Chain restaurants are ubiquitous - they infest every town centre with their generic cuisine, whether its pizzas and pastas, burgers or a slightly soggy risotto. With menus the same across the country, food shipped in from a single source many miles away, themed decor and often irritating muzak, eating at chain restuarants may not be a terrible experience, but it is rarely a great one.
The world's largest restaurant, McDonalds, has nearly 40,000 restaurants across 120 countries, and they serve 69 million people a day, with the golden arches logo recognisable across the world.
It was in fact a McDonalds being built at the foot of the Spanish Steps in Rome which started the whole Slow Food Movement in 1986. 25 years later, the movement has over 150,000 members across 150 countries, with the emphasis on locally produced, good quality food.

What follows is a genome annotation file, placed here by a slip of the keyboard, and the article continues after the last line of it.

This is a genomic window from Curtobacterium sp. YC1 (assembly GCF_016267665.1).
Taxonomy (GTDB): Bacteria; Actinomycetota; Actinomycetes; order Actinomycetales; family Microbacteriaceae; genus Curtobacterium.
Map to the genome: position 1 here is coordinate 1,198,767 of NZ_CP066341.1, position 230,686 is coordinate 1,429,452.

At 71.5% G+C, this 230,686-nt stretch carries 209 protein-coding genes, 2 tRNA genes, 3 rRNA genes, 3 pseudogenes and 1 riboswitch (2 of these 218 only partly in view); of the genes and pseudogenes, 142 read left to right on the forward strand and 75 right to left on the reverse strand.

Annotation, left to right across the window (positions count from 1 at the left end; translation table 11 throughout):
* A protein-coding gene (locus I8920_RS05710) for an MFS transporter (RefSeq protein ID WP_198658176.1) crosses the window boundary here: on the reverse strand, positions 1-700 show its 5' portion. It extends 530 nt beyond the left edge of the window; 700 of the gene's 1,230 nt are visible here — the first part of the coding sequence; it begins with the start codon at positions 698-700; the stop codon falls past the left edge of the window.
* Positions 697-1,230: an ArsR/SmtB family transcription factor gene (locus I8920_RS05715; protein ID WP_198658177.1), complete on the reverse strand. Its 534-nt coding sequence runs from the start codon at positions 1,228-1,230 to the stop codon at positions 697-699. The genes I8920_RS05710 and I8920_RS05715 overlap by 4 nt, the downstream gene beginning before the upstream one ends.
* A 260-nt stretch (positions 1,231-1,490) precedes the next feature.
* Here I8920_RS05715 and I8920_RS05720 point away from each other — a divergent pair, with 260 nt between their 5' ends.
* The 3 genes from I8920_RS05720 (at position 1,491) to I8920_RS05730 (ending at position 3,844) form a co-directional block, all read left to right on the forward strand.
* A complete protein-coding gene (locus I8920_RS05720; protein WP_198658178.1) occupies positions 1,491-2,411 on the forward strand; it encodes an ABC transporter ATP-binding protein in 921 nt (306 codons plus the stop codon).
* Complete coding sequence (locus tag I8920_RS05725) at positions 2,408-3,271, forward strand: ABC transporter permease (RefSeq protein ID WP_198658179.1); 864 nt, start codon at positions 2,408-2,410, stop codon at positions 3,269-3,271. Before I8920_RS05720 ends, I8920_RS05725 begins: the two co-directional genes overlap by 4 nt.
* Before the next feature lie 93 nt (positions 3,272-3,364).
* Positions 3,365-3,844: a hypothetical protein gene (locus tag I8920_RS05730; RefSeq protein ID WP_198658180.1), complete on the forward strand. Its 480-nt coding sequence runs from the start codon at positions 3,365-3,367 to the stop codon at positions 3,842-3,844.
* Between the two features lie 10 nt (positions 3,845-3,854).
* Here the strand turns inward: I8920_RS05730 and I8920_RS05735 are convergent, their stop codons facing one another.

The same applies to coffee shops such as Costa or Starbucks - they have filled high streets, petrol stations, canteens, popular beauty spots; they are everywhere.
Starbucks has over 30,000 shops in 70 countries, Costa has nearly 4,000 across 3 continents. People used to dream of running their own little coffee shop, but few bother now when the competition is this fierce. Peaceful and quirky little tea rooms are now becoming a thing of the past, instead we only get to chose between the large chains.